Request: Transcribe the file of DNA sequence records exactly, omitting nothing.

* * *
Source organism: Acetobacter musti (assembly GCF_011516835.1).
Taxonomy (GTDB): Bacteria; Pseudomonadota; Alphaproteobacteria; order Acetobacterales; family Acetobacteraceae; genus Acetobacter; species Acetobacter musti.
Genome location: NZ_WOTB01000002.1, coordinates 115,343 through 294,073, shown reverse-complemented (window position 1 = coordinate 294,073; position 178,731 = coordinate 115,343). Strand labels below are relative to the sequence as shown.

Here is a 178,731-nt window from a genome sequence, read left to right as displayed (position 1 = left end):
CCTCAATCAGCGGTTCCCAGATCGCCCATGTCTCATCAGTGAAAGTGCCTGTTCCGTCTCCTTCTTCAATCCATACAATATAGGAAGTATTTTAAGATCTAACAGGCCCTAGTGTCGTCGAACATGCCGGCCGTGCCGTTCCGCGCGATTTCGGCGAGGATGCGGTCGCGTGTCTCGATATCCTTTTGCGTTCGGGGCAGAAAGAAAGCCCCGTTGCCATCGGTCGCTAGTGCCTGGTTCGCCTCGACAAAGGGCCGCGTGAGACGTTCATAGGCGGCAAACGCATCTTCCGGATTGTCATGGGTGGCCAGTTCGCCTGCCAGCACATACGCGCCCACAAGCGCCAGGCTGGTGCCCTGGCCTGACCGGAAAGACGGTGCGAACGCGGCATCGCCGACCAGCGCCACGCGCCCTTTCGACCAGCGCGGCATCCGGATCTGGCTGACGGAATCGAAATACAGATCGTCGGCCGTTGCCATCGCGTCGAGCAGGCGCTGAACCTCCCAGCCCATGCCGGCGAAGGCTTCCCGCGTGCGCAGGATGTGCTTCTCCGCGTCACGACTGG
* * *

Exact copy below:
Source organism: Acetobacter musti (assembly GCF_011516835.1).
Taxonomy (GTDB): Bacteria; Pseudomonadota; Alphaproteobacteria; order Acetobacterales; family Acetobacteraceae; genus Acetobacter; species Acetobacter musti.
Genome location: NZ_WOTB01000002.1, coordinates 115,343 through 294,073, shown reverse-complemented (window position 1 = coordinate 294,073; position 178,731 = coordinate 115,343). Strand labels below are relative to the sequence as shown.

Here is a 178,731-nt window from a genome sequence, read left to right as displayed (position 1 = left end):
CCTCAATCAGCGGTTCCCAGATCGCCCATGTCTCATCAGTGAAAGTGCCTGTTCCGTCTCCTTCTTCAATCCATACAATATAGGAAGTATTTTAAGATCTAACAGGCCCTAGTGTCGTCGAACATGCCGGCCGTGCCGTTCCGCGCGATTTCGGCGAGGATGCGGTCGCGTGTCTCGATATCCTTTTGCGTTCGGGGCAGAAAGAAAGCCCCGTTGCCATCGGTCGCTAGTGCCTGGTTCGCCTCGACAAAGGGCCGCGTGAGACGTTCATAGGCGGCAAACGCATCTTCCGGATTGTCATGGGTGGCCAGTTCGCCTGCCAGCACATACGCGCCCACAAGCGCCAGGCTGGTGCCCTGGCCTGACCGGAAAGACGGTGCGAACGCGGCATCGCCGACCAGCGCCACGCGCCCTTTCGACCAGCGCGGCATCCGGATCTGGCTGACGGAATCGAAATACAGATCGTCGGCCGTTGCCATCGCGTCGAGCAGGCGCTGAACCTCCCAGCCCATGCCGGCGAAGGCTTCCCGCGTGCGCAGGATGTGCTTCTCCGCGTCACGACTGG